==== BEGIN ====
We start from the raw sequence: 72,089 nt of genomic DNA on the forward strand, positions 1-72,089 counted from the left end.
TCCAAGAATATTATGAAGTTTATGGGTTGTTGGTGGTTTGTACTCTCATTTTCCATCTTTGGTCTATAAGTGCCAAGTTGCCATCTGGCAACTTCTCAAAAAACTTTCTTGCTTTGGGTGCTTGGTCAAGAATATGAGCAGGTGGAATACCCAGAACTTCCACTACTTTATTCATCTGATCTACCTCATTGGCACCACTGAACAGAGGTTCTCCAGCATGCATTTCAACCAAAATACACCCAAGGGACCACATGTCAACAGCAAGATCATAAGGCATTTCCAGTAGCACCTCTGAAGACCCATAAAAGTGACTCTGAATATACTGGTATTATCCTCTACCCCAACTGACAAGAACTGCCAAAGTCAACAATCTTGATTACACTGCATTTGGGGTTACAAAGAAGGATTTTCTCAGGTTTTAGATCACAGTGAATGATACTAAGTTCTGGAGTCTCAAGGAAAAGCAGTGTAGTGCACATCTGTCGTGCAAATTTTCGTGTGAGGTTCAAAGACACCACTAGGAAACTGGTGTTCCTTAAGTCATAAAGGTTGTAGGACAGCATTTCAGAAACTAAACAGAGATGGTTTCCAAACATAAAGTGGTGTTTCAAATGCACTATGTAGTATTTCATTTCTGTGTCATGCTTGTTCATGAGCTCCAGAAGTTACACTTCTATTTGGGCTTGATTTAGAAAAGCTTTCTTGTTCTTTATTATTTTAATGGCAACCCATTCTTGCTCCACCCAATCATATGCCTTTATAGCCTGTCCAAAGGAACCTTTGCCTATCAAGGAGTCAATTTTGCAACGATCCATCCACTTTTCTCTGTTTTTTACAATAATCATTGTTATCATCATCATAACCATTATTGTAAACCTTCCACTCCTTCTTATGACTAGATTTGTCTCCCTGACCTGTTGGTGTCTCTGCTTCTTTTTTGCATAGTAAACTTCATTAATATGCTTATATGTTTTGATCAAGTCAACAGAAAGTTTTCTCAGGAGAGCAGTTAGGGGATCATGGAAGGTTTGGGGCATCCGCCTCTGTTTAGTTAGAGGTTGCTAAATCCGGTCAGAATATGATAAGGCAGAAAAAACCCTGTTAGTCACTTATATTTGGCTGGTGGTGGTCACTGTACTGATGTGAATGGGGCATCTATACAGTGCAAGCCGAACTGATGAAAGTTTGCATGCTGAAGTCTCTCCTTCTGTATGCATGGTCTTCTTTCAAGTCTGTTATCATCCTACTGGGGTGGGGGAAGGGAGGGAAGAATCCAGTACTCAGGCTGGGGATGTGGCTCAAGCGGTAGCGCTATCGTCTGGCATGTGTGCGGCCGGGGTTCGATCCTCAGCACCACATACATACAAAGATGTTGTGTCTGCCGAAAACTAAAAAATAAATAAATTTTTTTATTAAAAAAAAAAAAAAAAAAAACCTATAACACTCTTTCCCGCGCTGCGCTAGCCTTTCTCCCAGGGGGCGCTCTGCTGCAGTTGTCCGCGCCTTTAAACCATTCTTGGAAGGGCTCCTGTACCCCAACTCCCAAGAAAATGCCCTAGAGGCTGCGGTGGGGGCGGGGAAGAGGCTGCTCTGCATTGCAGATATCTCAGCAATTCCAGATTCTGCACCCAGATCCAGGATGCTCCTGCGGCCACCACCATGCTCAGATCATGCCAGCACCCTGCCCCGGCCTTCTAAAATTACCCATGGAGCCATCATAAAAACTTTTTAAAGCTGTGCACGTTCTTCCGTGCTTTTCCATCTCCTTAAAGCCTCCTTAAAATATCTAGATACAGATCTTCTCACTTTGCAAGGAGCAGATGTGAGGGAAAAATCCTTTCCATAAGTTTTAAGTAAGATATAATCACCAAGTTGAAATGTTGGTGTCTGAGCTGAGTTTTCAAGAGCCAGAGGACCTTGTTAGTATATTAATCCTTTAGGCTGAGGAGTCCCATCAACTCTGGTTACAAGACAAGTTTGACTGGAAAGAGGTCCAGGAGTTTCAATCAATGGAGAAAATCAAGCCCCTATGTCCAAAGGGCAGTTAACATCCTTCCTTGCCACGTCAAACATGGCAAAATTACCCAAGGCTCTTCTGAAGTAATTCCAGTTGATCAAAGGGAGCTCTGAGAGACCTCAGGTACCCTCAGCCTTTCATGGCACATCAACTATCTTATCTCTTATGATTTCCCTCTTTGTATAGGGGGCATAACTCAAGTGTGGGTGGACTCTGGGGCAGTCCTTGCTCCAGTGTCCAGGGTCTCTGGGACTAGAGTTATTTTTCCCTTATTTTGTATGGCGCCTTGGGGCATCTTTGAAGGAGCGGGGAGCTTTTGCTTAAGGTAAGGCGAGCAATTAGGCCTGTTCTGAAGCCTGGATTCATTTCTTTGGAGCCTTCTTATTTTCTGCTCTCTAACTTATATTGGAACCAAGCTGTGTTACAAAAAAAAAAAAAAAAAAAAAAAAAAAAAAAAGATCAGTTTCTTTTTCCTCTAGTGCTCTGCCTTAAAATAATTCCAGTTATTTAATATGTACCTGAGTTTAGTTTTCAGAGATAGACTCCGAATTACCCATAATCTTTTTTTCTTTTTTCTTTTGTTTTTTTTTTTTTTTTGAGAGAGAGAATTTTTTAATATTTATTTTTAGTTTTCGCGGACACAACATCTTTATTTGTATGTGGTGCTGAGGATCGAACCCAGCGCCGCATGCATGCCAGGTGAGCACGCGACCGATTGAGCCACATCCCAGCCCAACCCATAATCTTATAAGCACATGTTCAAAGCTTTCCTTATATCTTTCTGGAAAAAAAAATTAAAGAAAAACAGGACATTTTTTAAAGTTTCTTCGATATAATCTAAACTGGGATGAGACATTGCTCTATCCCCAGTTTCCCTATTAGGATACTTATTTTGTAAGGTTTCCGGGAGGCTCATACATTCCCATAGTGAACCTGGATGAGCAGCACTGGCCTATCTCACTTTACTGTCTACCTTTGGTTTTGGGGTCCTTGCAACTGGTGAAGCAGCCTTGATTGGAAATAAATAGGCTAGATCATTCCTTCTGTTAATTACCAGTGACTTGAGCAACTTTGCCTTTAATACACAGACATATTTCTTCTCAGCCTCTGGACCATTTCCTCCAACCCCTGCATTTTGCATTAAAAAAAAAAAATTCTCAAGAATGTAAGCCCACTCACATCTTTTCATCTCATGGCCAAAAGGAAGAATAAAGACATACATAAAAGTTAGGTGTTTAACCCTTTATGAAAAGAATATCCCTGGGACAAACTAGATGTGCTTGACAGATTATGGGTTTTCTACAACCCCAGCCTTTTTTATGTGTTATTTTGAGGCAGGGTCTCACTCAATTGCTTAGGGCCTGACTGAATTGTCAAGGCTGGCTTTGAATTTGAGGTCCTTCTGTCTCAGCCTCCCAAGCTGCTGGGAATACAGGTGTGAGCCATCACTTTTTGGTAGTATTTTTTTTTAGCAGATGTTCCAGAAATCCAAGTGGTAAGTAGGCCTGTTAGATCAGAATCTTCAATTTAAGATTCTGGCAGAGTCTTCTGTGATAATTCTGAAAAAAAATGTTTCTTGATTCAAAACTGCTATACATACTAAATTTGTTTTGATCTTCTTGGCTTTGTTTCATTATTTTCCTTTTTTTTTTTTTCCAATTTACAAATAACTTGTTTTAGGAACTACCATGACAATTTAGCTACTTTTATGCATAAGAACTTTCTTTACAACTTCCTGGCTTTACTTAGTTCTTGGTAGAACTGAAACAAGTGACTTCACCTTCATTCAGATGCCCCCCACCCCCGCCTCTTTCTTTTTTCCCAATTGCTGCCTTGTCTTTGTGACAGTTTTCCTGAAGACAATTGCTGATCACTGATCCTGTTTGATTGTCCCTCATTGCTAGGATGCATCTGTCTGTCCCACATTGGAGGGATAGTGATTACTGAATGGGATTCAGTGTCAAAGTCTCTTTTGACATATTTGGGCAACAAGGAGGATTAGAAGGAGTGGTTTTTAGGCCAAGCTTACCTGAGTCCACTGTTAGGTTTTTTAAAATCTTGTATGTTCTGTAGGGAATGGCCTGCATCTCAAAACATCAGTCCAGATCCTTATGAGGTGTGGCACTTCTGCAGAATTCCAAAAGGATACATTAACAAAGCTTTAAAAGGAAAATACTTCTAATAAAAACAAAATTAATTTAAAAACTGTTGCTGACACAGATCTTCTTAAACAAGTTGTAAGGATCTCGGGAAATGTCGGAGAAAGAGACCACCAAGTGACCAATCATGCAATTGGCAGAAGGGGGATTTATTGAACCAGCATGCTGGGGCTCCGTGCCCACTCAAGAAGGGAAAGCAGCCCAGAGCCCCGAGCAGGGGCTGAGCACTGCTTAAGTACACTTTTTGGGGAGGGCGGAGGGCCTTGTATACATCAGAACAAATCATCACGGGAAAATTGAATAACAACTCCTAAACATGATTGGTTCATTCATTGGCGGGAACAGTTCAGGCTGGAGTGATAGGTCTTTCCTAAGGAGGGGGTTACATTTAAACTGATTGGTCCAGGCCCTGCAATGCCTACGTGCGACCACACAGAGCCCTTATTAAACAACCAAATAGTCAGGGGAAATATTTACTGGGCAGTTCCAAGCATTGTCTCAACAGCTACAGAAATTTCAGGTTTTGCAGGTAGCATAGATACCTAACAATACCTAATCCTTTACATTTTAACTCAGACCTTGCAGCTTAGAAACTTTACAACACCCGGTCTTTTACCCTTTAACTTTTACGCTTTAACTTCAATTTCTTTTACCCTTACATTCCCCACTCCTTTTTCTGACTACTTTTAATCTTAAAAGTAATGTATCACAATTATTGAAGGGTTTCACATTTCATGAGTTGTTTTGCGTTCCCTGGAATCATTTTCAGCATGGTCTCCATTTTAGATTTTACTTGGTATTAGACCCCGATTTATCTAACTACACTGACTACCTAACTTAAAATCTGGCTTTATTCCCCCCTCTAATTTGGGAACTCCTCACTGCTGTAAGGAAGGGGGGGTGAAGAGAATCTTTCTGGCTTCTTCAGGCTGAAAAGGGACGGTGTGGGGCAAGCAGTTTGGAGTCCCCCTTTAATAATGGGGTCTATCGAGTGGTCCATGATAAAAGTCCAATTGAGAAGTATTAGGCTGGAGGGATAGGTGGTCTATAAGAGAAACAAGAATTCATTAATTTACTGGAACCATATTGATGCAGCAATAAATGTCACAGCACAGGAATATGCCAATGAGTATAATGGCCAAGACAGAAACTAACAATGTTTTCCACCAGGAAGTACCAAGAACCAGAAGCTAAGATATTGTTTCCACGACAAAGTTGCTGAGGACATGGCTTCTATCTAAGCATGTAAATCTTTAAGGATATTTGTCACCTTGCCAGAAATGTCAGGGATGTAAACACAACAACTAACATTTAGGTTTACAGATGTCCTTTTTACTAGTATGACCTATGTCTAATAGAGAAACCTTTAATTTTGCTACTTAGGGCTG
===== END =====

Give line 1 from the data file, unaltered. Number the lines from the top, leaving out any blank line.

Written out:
We start from the raw sequence: 72,089 nt of genomic DNA on the forward strand, positions 1-72,089 counted from the left end.